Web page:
by Stan Guthrie
Reading current missions literature, you might get the idea that Asian, African, and Latin American missionaries have blown past their Western counterparts like an Indy car in a race with an Amish horse and buggy.
Reading current missions literature, you might get the idea that Asian, African, and Latin American missionaries have blown past their Western counterparts like an Indy car in a race with an Amish horse and buggy. With the latter half of the ’90s upon us, perhaps it’s time to look under the rose-tinted hood of the non-Western missions movement and see how it really runs. Everyone agrees that it doesn’t need a Western driver, but does it need a Western tune-up? Several experts gave assessments.
SERIOUS STRENGTHS—AND WEAKNESSES
“Beware of glorious portrayals of the emerging non-Western missions movement,” says Alex Araujo, an executive in International Operations of Partners International, a San Jose, Calif., agency devoted to doing missions with Christians from around the world. “It is very easy to idealize what we don’t know much about, while our own well-known realities seem full of problems. The non-Western missions movement, though highly welcome and deserving of credit and encouragement, is a mixed bag of good and bad, of success and tragedy, and should not be idealized.”
While noting that some “emerging” missions agencies “have already ‘emerged’ and are doing well,” William Taylor, director of the World Evangelical Fellowship’s Missions Commission, warns against “unreal reporting and prognostications.” For example, Taylor points out that although the non-Western force may indeed surpass the West’s in terms of raw numbers, “when you compare West and non-West mission personnel in terms of years served on the field, the numbers are different. We will have to wait another 10 to 20 years for some of the data to come in.”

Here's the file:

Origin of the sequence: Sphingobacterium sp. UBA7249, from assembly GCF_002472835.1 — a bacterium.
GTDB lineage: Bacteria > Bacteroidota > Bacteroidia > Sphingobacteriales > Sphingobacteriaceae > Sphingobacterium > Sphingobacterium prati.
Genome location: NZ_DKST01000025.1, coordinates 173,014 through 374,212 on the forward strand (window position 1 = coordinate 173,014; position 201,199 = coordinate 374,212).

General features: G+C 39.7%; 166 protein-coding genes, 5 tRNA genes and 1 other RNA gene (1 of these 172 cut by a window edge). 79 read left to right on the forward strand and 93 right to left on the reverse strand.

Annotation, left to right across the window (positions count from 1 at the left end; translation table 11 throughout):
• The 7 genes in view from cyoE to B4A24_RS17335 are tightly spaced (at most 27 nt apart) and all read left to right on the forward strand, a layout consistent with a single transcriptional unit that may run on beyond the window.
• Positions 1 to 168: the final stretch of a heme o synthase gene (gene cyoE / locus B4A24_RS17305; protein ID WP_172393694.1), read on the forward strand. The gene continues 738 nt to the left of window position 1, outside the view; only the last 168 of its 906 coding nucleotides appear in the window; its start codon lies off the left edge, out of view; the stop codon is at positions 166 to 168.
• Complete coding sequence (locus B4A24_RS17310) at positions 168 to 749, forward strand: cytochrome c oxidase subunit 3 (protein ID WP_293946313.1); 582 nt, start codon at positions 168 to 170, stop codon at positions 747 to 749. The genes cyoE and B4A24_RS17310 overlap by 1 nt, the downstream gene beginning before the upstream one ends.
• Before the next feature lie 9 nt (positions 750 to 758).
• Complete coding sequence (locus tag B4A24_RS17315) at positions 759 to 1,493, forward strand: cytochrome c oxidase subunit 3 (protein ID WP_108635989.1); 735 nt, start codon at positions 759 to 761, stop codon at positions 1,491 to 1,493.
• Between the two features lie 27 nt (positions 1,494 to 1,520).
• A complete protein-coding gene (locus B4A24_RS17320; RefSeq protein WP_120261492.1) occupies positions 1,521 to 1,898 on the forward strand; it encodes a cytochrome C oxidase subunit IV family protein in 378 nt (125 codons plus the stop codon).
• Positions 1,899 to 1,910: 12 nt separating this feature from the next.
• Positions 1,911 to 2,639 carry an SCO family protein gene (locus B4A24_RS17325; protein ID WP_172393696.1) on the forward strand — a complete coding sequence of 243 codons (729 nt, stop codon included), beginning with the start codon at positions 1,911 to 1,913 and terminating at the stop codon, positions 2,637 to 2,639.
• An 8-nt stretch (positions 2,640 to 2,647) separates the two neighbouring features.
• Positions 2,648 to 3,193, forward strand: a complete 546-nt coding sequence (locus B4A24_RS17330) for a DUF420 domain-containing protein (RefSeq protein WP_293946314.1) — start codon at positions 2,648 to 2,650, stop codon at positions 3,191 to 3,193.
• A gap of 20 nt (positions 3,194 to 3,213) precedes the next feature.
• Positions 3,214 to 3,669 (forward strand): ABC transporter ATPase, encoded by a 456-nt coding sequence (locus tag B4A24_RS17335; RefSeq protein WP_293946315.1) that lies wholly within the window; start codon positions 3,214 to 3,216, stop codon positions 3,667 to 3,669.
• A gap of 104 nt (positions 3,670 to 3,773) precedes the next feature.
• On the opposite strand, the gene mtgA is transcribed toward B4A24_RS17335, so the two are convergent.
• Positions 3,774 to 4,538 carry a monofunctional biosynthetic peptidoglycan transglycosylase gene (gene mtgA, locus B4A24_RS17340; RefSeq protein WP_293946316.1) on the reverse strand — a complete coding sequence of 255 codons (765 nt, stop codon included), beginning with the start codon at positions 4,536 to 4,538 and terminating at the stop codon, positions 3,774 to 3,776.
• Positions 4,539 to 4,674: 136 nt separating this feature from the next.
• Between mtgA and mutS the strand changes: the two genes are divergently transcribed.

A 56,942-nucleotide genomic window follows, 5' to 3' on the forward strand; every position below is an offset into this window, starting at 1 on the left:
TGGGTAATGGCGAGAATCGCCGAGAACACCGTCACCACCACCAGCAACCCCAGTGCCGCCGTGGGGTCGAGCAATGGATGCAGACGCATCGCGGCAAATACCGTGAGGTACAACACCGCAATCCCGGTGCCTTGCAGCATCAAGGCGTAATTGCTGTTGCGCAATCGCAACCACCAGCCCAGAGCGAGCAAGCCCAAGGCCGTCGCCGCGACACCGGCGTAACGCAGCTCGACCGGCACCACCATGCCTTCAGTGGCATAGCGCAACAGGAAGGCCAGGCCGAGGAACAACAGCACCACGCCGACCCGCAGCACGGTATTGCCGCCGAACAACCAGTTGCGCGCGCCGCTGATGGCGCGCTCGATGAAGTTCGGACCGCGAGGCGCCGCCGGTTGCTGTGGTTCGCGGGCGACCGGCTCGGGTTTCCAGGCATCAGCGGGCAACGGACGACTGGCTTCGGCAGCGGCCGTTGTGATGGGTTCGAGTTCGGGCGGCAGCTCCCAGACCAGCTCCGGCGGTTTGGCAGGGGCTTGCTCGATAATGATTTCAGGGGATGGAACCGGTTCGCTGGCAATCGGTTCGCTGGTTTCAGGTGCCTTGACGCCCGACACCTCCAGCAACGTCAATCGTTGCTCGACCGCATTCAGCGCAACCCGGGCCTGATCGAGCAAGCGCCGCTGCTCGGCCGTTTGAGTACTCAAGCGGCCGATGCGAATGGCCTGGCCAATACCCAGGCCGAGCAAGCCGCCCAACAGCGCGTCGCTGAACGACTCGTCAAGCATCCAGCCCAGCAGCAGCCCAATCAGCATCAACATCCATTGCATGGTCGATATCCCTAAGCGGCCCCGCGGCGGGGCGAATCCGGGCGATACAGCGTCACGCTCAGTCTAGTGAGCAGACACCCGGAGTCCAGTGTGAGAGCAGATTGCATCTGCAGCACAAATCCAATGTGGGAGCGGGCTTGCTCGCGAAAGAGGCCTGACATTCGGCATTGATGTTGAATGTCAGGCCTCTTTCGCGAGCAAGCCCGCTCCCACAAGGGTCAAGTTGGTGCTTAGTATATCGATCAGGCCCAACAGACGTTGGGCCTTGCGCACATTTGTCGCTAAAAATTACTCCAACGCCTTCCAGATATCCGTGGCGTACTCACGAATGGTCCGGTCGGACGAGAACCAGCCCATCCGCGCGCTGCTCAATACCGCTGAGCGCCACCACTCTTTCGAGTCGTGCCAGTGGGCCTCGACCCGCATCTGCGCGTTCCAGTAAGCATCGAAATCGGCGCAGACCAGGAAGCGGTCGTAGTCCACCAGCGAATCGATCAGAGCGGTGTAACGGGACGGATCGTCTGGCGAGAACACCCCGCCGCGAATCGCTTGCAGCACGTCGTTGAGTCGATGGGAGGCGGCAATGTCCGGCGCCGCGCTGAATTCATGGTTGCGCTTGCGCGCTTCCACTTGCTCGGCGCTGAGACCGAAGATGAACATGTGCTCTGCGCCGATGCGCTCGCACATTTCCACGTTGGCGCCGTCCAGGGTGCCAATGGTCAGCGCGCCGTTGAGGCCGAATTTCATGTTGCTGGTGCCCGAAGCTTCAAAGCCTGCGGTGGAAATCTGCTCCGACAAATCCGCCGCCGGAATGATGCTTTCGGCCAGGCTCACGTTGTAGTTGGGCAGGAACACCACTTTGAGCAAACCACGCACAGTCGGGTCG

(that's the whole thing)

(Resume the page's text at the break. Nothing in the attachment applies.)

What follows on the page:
Taylor dismisses the idea that the burgeoning missionary movement outside the West is “the movement truly blessed by God,” without any problems. “There are serious weaknesses that must be addressed rapidly and seriously,” he adds.
Serious strengths, too. “. . . it is a stripped down movement, devoid of many Western cultural-missionary trappings, willing to suffer for Jesus, and exploring new paths for missions at this juncture of history,” Taylor says.
Panya Baba, president of the Evangelical Church of West Africa, Nigeria, cites several non-Western agencies doing well in Indonesia, India, Korea, Brazil, Kenya, and Nigeria. “Most of the churches are now matured,” he says. “They are more aware of their responsibility of world evangelization and mission vision. There is more motivation from the Holy Spirit, the Lord of the harvest, for a final harvest before Christ comes back.”
Recognizing both the weaknesses and the strengths, all agree on the need for partnership. David Taiwoong Lee, director of the Global Missionary Training Center, a Seoul-based agency training and sending Korean missionaries and linking them with Western agencies, states, “When we look at the statistics, actual Two-Thirds World missionaries serving with the Western agencies are only 5.6 percent of the entire Two-Thirds World missionaries. Western missions can do more to accommodate Two-Thirds World missionaries.”
COMPARING APPLES AND ORANGES
To do more, however, they must first know one another. Taylor points out that a “significant percentage” of non-Western workers are short-termers. “. . . the two major mission forces have not been compared as ‘apples and apples,’” he said. “This is primarily due to the fact that the numbers for the two groups have not reflected the same missionary tasks. The definition of the Two-Thirds World missionary many times is a much broader one than used in the West.”
Araujo cautions that although diversity in missions is good, so is orthodoxy. “The big and sad surprise will be to find out in a few years that a large portion of those recently evangelized don’t worship the same Jesus you and I do, or perhaps don’t worship Jesus at all,” he says. “Let us not deny the moving of the Holy Spirit in unprecedented ways in the non-Western countries, but let us retain our God-given ability to examine all things and examine that which is good. Big numbers, even more thanunity, must defer to biblical truth, lest all our missionary efforts of this and the next decade be mostly in vain.”
So what kinds of missionaries are they? It’s hard to give a definitive answer, although it’s probably safe to say that most do not fit the traditional Western definition of a missionary: someone who carries the gospel across political, geographic, and cultural barriers. Lee says a majority serve in their home countries in cross-cultural ministries — although by and large he exempts workers from Korea, Japan, Singapore, and some of the Latin American countries. Baba estimates that most serve in their own countries and cultures. Araujo, a former missionary to Portugal who grew up in Portuguese-speaking Brazil, says that although most are monocultural missionaries, “It is in the area of cross-cultural missions that the new growth is occurring.”